Another Bolshevik leader, Nikolai Bukharin, became convinced that Malinovsky was a spy. David Shub, a member of the Bolsheviks, has argued: "There was a wave of arrests among the Bolsheviks in Moscow. Among those rounded up was Nikolai Bukharin... Bukharin, then a member of the Moscow Committee of the Bolshevik Party, had distrusted Malinovsky from the start, despite the latter's assiduous attempts to win his confidence. For Bukharin had noticed several times that when he arranged a secret rendezvous with a party comrade, Okhrana agents would be waiting to pounce on him. In each case Malinovsky had known of the appointments and the men whom Bukharin was to meet had been arrested."

Bukharin wrote to Lenin claiming that when he was hiding in Moscow he was arrested by the police just after a meeting with Malinovsky. He was convinced that Malinovsky was a spy. Lenin wrote back that if Bukharin joined in the campaign of slander against Malinovsky he would brand him publicly as a traitor. Understandably, Bukharin dropped the matter.
Nadezhda Krupskaya later explained: "Vladimir Ilyich thought it utterly impossible for Malinovsky to have been an agent provocateur. These rumors came from Menshevik circles... The commission investigated all the rumors but could not obtain any definite proof of the charge." Instead of carrying out an investigation into Malinovsky, Lenin launched an attack on Julius Martov and Fedor Dan, who he accused of acting like "gossipy old women".

In June 1914 Lenin published an article in Prosveshchenie: "We do not believe one single word of Dan and Martov.... We don't trust Martov and Dan. We do not regard them as honest citizens. We will deal with them only as common criminals - only so, and not otherwise... If a man says, make political concessions to me, recognize me as an equal comrade of the Marxist community or I will set up a howl about rumors of the provocateur activity of Malinovsky, that is political blackmail. Against blackmail we are always and unconditionally for the bourgeois legality of the bourgeois court... Either you make a public accusation signed with your signature so that the bourgeois court can expose and punish you (there are no other means of fighting blackmail), or you remain as people branded... as slanderers by the workers."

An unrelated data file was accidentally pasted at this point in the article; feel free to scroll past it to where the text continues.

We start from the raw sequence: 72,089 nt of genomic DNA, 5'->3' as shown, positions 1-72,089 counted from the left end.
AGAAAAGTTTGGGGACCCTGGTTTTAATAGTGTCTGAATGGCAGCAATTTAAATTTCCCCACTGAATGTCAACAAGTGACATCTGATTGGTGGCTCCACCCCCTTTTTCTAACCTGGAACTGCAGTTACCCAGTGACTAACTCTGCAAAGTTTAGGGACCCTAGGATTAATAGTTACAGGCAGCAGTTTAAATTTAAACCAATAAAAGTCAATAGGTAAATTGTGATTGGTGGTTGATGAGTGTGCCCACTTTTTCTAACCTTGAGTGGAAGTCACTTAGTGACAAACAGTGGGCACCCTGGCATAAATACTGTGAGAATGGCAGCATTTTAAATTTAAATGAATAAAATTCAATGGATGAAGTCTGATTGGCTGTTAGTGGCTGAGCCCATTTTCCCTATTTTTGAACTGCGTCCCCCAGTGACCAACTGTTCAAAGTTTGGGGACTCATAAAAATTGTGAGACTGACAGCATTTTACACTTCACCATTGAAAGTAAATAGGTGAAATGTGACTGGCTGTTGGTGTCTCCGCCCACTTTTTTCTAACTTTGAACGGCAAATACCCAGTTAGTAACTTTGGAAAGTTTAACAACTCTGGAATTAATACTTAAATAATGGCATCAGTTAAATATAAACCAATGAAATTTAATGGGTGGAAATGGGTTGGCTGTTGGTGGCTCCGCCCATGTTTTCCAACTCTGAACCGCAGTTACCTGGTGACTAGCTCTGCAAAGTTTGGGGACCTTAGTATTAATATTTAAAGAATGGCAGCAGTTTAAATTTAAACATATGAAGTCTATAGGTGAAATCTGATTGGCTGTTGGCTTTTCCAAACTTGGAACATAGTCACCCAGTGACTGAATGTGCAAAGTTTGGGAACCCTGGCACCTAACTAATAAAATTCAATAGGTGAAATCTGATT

On the outbreak of the First World War Malinovsky resigned from the Duma and against the orders of the Bolsheviks he joined the Russian Army. He was wounded and captured by the Germans in 1915 and spent the rest of the conflict in a prisoner of war camp. Surprisingly, in December 1916, the Bolshevik newspaper, Sotsial Demokrat, reported that Malinovsky had been "fully rehabilitated" for his past crime of "desertion of his post".

On 2nd November, Malinovsky crossed the Russian border and turned up in Petrograd. He visited the Smolny Institute, the Bolshevik headquarters, on three days running, demanding to be taken to see Lenin. On the third day, Gregory Zinoviev saw him and ordered his arrest. He was taken to Moscow for trial and Nikolai Krylenko was appointed as prosecutor.

At his trial Malinovsky admitted he had been a spy and commented: "I am not asking for mercy! I know what is in store for me. I deserve it." After a brief trial was found guilty and executed that night. The historian, Bertram D. Wolfe, has asked the following questions: "How much did Lenin know of Malinovsky's past? Why did Lenin exonerate Malinovsky in 1914, against the evidence and against the world? Why did he rehabilitate him in 1916? Why did Malinovsky return to Russia when Lenin was in power? Did he count on Lenin? Why did Lenin then not lift a finger to save him?"

Malinovsky clearly returned to Petrograd because he believed Lenin would protect him. Lenin clearly knew that Malinovsky was working for Okhrana. Lenin used Malinovsky to get rid of Bolsheviks who opposed his dictatorship of the party. This was encouraged by S. P. Beletsky as he thought this would weaken the Bolsheviks as a revolutionary movement. All it did was remove the moderate elements and made Lenin’s work easier.